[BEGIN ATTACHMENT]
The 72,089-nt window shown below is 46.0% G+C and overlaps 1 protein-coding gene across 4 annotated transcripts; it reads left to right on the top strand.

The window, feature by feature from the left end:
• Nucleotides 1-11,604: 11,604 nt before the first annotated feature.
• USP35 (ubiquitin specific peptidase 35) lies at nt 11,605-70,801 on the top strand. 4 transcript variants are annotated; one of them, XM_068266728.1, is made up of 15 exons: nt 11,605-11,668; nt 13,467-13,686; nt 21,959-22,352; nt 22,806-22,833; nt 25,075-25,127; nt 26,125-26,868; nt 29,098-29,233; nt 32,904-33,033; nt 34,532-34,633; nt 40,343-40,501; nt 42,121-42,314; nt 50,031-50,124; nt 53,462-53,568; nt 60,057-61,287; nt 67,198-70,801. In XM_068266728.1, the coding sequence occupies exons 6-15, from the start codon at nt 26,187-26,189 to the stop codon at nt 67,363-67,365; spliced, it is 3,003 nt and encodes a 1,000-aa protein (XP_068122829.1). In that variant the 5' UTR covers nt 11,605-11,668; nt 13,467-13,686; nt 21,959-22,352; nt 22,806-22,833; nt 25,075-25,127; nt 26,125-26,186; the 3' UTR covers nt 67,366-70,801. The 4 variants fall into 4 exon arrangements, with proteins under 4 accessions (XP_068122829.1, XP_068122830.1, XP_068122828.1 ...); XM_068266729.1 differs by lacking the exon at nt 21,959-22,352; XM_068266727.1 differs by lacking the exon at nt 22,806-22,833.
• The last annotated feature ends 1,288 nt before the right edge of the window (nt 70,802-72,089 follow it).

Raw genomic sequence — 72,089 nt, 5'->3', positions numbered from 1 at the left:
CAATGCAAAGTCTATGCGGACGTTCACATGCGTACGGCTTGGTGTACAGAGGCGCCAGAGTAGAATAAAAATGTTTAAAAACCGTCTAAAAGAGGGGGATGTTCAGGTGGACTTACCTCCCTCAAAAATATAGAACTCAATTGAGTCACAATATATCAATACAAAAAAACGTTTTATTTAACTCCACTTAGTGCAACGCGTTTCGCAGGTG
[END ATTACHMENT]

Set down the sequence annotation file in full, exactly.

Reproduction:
The 72,089-nt window shown below is 46.0% G+C and overlaps 1 protein-coding gene across 4 annotated transcripts; it reads left to right on the top strand.

The window, feature by feature from the left end:
• Nucleotides 1-11,604: 11,604 nt before the first annotated feature.
• USP35 (ubiquitin specific peptidase 35) lies at nt 11,605-70,801 on the top strand. 4 transcript variants are annotated; one of them, XM_068266728.1, is made up of 15 exons: nt 11,605-11,668; nt 13,467-13,686; nt 21,959-22,352; nt 22,806-22,833; nt 25,075-25,127; nt 26,125-26,868; nt 29,098-29,233; nt 32,904-33,033; nt 34,532-34,633; nt 40,343-40,501; nt 42,121-42,314; nt 50,031-50,124; nt 53,462-53,568; nt 60,057-61,287; nt 67,198-70,801. In XM_068266728.1, the coding sequence occupies exons 6-15, from the start codon at nt 26,187-26,189 to the stop codon at nt 67,363-67,365; spliced, it is 3,003 nt and encodes a 1,000-aa protein (XP_068122829.1). In that variant the 5' UTR covers nt 11,605-11,668; nt 13,467-13,686; nt 21,959-22,352; nt 22,806-22,833; nt 25,075-25,127; nt 26,125-26,186; the 3' UTR covers nt 67,366-70,801. The 4 variants fall into 4 exon arrangements, with proteins under 4 accessions (XP_068122829.1, XP_068122830.1, XP_068122828.1 ...); XM_068266729.1 differs by lacking the exon at nt 21,959-22,352; XM_068266727.1 differs by lacking the exon at nt 22,806-22,833.
• The last annotated feature ends 1,288 nt before the right edge of the window (nt 70,802-72,089 follow it).

Raw genomic sequence — 72,089 nt, 5'->3', positions numbered from 1 at the left:
CAATGCAAAGTCTATGCGGACGTTCACATGCGTACGGCTTGGTGTACAGAGGCGCCAGAGTAGAATAAAAATGTTTAAAAACCGTCTAAAAGAGGGGGATGTTCAGGTGGACTTACCTCCCTCAAAAATATAGAACTCAATTGAGTCACAATATATCAATACAAAAAAACGTTTTATTTAACTCCACTTAGTGCAACGCGTTTCGCAGGTG